Iman Returns To The Front Row After A Bit of a Break!

by Eddie Roche

Iconic supermodel and businesswoman Iman ruled the runways before switching gears to launch a boundary-breaking beauty line. This NYFW, she returns to the catwalks for the first time in nearly 20 years (!)—this time in the front row, at just three shows. Welcome back, darling!

How do you follow fashion these days?
Magazines and websites, but it’s not the same when you’re looking at websites. I’d advise anyone of this generation: Buy those magazines and archive them! They will be gems 20 to 40 years from now. The feel and touch of things up close like that; it’s irreplaceable.

We’re big print advocates, obviously, so we love hearing that!
Years ago, [David Bowie] bought me the first editions of Flair magazine from the 1950s. I still have them and they inspire me; I get new ideas. We’re not reinventing the wheel, but how do you look at things anew again? It’s hard. People don’t understand, especially young people now; they live online. But you cannot see India online. You have to go there and smell, feel the senses, be with people.… You can’t replace that!

Tell us more about Flair. Why do you adore it?
I wrote a book called I am Iman in 2000, and most of the design elements and fonts in that book were created for me—and inspired by Flair magazine. I keep on telling kids, “There is nothing better than researching stuff.” You have to research the hell out of stuff before you can even think that you know it. People say, “Oh, so-and-so discovered nude lipstick.” Hello, it’s been around forever! But they don’t research; everything is immediate.

You’re going to shows this year!
It’s shocking to me, because I haven’t been to a fashion show since 1989, when I stopped modeling.

Are you serious?

I was working on creating Iman Cosmetics, which launched in 1994. If I was going to reinvent myself from a model to a businesswoman, I had to divorce myself from one side of fashion and go to another side, to start another path. At the time, I worked with all the designers, so I either had to go to all the shows, or not go to any. I decided I wouldn’t go to any. It stuck. Then the nature of the business and fashion shows changed and became bigger. Before I knew it, I hadn’t been to a show.


(Getty Images)

So why return now?
Most of the designers have invited me since the minute I stopped modeling. I still get invitations to all the shows. I got a call from Ralph Lauren, for his 50th anniversary; this is a man who was my generation, I did his shows when I was working as a model, and I had a really wonderful relationship with him. I thought to myself, “Oh, my God, if I sit this one out…” He’s my age, maybe a little older, and I will regret it if I don’t go and celebrate him. I mean, we all think we have time, but life has taught me that we don’t have time. So I thought, “I’ll go and celebrate it.” Then I thought, “Oh, s**t. Now that I’ve said yes I’ve opened the door…” There were two other people I wanted to celebrate: Michael Kors, who’s a close friend of mine, and Brandon Maxwell. Because this is it. I’m not returning. I’m not doing this again.

What do you love about Michael?
I’m so close to him. I think he hired me on one of his first collections. I met him and fell in love with his spirit, his clothes, and what he stood for: luxe American sportswear. The beauty of Michael is, he hasn’t changed from that man I met. He’s excited about the same things. He really loves trunk shows, and loves meeting his customers. He’ll sell you a dress, right now, like his life depended on it, because he loves dressing women and hearing what they want. I love people whose spirits don’t change just because they’ve become successful.

What about Brandon Maxwell?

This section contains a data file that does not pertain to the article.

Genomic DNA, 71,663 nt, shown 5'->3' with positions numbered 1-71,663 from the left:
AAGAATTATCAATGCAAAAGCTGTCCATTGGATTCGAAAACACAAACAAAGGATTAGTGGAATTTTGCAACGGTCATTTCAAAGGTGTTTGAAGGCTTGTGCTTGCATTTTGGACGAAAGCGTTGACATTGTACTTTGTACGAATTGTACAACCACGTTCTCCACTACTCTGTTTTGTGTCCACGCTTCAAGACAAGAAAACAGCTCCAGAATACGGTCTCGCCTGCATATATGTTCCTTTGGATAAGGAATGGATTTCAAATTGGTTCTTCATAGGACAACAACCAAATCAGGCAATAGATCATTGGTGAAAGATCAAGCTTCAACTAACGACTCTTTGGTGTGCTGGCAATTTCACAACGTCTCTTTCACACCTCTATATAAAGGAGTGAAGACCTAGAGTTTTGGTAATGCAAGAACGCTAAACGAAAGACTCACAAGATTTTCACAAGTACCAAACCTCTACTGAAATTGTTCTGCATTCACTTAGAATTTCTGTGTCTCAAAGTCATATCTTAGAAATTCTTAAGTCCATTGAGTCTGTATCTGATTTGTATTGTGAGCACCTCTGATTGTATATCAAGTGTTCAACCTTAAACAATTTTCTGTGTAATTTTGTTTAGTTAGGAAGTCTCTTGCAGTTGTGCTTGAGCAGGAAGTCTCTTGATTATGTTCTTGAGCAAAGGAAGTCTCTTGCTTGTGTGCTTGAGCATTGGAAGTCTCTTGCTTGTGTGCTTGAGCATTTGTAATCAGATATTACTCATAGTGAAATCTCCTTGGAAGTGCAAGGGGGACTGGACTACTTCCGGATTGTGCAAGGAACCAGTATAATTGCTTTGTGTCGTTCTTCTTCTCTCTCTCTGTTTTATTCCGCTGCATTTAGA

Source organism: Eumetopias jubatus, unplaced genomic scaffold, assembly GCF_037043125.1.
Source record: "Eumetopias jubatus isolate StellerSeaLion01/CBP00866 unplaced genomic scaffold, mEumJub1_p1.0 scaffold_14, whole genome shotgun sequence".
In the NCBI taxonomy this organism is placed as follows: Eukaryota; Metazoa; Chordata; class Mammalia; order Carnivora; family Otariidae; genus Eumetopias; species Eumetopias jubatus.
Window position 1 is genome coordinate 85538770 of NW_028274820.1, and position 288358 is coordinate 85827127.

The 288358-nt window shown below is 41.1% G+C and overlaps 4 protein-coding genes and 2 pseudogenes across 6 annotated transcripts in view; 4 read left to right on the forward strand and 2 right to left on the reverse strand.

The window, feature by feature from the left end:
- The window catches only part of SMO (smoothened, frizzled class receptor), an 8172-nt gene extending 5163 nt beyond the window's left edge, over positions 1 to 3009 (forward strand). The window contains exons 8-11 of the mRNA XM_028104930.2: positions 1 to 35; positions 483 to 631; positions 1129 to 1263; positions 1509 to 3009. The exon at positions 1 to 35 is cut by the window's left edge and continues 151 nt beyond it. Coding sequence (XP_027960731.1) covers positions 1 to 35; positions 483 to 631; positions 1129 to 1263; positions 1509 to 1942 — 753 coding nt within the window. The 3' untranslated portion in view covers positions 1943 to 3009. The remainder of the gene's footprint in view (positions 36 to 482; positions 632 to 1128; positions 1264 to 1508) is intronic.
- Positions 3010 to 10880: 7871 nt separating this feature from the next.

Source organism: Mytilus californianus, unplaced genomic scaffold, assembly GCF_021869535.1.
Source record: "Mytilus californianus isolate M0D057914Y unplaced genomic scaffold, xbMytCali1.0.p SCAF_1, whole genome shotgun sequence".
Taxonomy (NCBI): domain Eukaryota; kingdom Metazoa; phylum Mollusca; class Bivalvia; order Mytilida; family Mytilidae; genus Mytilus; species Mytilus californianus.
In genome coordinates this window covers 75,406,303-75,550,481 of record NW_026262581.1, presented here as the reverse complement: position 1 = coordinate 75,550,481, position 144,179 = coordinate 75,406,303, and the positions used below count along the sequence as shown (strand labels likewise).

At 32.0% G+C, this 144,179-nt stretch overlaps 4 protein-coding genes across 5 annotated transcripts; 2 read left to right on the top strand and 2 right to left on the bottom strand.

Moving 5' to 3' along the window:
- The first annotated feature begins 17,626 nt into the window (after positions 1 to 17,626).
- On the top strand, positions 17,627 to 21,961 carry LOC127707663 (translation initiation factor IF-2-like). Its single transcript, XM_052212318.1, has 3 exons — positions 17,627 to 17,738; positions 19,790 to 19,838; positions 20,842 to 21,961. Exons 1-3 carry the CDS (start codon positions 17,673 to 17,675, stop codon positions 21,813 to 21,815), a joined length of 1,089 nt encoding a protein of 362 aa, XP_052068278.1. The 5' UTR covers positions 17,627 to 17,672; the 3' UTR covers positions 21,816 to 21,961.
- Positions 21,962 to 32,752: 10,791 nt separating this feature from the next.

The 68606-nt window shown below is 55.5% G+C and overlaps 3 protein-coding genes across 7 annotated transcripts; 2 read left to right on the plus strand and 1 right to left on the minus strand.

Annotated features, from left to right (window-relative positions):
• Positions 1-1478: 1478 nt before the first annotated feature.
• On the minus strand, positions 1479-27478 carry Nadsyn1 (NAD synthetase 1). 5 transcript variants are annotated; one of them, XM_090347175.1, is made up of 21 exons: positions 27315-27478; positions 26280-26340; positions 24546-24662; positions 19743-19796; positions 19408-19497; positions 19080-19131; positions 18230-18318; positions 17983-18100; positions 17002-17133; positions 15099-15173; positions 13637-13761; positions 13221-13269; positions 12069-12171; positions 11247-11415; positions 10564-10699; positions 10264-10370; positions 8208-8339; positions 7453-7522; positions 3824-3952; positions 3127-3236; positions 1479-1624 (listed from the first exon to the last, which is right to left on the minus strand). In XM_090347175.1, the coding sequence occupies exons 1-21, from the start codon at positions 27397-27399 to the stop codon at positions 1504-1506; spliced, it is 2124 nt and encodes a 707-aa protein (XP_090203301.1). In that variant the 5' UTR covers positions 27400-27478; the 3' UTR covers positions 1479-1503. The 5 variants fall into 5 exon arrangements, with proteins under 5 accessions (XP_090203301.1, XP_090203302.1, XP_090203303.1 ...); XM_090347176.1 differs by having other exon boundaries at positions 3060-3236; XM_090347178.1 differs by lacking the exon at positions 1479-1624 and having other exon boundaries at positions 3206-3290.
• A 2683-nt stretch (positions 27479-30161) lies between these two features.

Inez [van Lamsweerde] told me about him. I wasn’t going to fashion shows, but I went to meet him. His atelier was literally one room. I saw his first collection and was in awe. I could not believe this guy who designed for Lady Gaga could come up with couture pieces. He’s a master of tailoring. I couldn’t believe his craftsmanship. Literally, I own half of his first collection. I love his stuff; they’re things women buy for themselves. It’s not something I call and say, “Can I borrow?” No, I buy it because I know I will be wearing it for years and years to come.

You are flooded with offers. What makes you say yes to something?
I rarely say yes to anything, because obviously I don’t need the money, and I don’t need the tear sheets. It’s things that make sense to me, people I like to support. Definitely for Michael and Brandon, I’ll do anything. But that’s basically how it is.


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Welcome to the jungle! #NYFW

A post shared by IMAN (@the_real_iman) on

Are you a nostalgic person?
Yes and no. Even at its worst, it keeps you moving forward. Because otherwise, you become stagnant. So many times people say to me, “Oh, the magazines, the models, they’re not what they used to be.” I don’t know what you guys are talking about. There are great models, great designers.… I don’t believe in the idea that old is better. I think it’s ever-evolving. There’s always talent.

How do you take care of your skin, and what’s your fitness routine like? Tell us your secrets!
I just turned 63, so movement, movement, movement. You cannot be still. It’s the old adage, if you don’t move  it, you lose it. Basically, it’s true. At this age, I don’t worry about aging. I’m from Africa, and we don’t have that kind of worry or thoughts about aging, you know? It’s like, listen, if you have made it this far, you’re good to go.

What products do you like?
SKII 3D Redefining Mask. The only way to describe it is that if you have a 104-degree flu, and you like look your worst, you put this one and you look like you just came from a holiday in Ibiza. That’s how magical it is. Iman Cosmetics has been around since 1994, which is pretty impressive. We stay in our lane; it’s been the same thing since 1994. It was one of the first cosmetics brands created for women with skin of color, which doesn’t necessarily mean black women. The philosophy behind Iman Cosmetics was that I was never interested in the ethnic background of my customers. What was my interest was the skin tone, not where you’re from: So a woman from, say, the Philippines is as dark as my skin tone, and she’s Asian, and there’s a Latina who is blonde with blue eyes, to dark girls like me. From the beginning my best-selling products were always the foundations, and still, 75 percent of my business is foundation. Now, the world is catching up to what foundation means, from Fenty Beauty to what you’re seeing in Sephoras and Ultas, everybody is expanding their foundation shades. We were at the beginning of it, you know what I mean?